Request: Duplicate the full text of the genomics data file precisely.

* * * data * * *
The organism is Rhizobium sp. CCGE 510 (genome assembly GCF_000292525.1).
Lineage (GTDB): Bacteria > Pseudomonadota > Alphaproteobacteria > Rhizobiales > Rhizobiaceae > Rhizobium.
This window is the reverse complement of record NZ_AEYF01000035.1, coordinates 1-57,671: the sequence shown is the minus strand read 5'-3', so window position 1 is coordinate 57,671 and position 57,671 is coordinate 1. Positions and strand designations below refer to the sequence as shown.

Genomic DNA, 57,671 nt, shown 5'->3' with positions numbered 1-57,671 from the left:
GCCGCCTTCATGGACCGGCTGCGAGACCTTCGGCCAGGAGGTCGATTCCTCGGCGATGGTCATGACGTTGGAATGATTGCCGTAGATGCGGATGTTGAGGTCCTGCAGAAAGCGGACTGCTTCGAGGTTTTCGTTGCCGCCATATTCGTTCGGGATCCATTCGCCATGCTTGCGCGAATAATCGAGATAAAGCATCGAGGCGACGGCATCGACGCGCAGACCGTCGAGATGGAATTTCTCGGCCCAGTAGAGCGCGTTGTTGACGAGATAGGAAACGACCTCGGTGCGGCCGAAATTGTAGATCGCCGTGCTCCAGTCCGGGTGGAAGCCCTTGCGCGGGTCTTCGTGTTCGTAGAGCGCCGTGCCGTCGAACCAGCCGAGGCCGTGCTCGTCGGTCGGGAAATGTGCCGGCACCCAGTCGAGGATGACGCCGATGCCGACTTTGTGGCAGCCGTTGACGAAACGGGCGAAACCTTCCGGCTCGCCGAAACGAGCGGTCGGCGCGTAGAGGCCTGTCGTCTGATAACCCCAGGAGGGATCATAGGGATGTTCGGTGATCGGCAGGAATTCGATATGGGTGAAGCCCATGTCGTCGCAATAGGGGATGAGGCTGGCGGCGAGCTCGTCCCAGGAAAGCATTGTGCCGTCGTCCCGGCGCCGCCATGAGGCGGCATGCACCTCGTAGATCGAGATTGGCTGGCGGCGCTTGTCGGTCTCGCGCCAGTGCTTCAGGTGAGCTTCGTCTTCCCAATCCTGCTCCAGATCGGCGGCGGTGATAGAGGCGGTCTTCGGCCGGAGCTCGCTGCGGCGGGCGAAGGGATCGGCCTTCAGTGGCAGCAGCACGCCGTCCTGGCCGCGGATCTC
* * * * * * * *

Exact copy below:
The organism is Rhizobium sp. CCGE 510 (genome assembly GCF_000292525.1).
Lineage (GTDB): Bacteria > Pseudomonadota > Alphaproteobacteria > Rhizobiales > Rhizobiaceae > Rhizobium.
This window is the reverse complement of record NZ_AEYF01000035.1, coordinates 1-57,671: the sequence shown is the minus strand read 5'-3', so window position 1 is coordinate 57,671 and position 57,671 is coordinate 1. Positions and strand designations below refer to the sequence as shown.

Genomic DNA, 57,671 nt, shown 5'->3' with positions numbered 1-57,671 from the left:
GCCGCCTTCATGGACCGGCTGCGAGACCTTCGGCCAGGAGGTCGATTCCTCGGCGATGGTCATGACGTTGGAATGATTGCCGTAGATGCGGATGTTGAGGTCCTGCAGAAAGCGGACTGCTTCGAGGTTTTCGTTGCCGCCATATTCGTTCGGGATCCATTCGCCATGCTTGCGCGAATAATCGAGATAAAGCATCGAGGCGACGGCATCGACGCGCAGACCGTCGAGATGGAATTTCTCGGCCCAGTAGAGCGCGTTGTTGACGAGATAGGAAACGACCTCGGTGCGGCCGAAATTGTAGATCGCCGTGCTCCAGTCCGGGTGGAAGCCCTTGCGCGGGTCTTCGTGTTCGTAGAGCGCCGTGCCGTCGAACCAGCCGAGGCCGTGCTCGTCGGTCGGGAAATGTGCCGGCACCCAGTCGAGGATGACGCCGATGCCGACTTTGTGGCAGCCGTTGACGAAACGGGCGAAACCTTCCGGCTCGCCGAAACGAGCGGTCGGCGCGTAGAGGCCTGTCGTCTGATAACCCCAGGAGGGATCATAGGGATGTTCGGTGATCGGCAGGAATTCGATATGGGTGAAGCCCATGTCGTCGCAATAGGGGATGAGGCTGGCGGCGAGCTCGTCCCAGGAAAGCATTGTGCCGTCGTCCCGGCGCCGCCATGAGGCGGCATGCACCTCGTAGATCGAGATTGGCTGGCGGCGCTTGTCGGTCTCGCGCCAGTGCTTCAGGTGAGCTTCGTCTTCCCAATCCTGCTCCAGATCGGCGGCGGTGATAGAGGCGGTCTTCGGCCGGAGCTCGCTGCGGCGGGCGAAGGGATCGGCCTTCAGTGGCAGCAGCACGCCGTCCTGGCCGCGGATCTC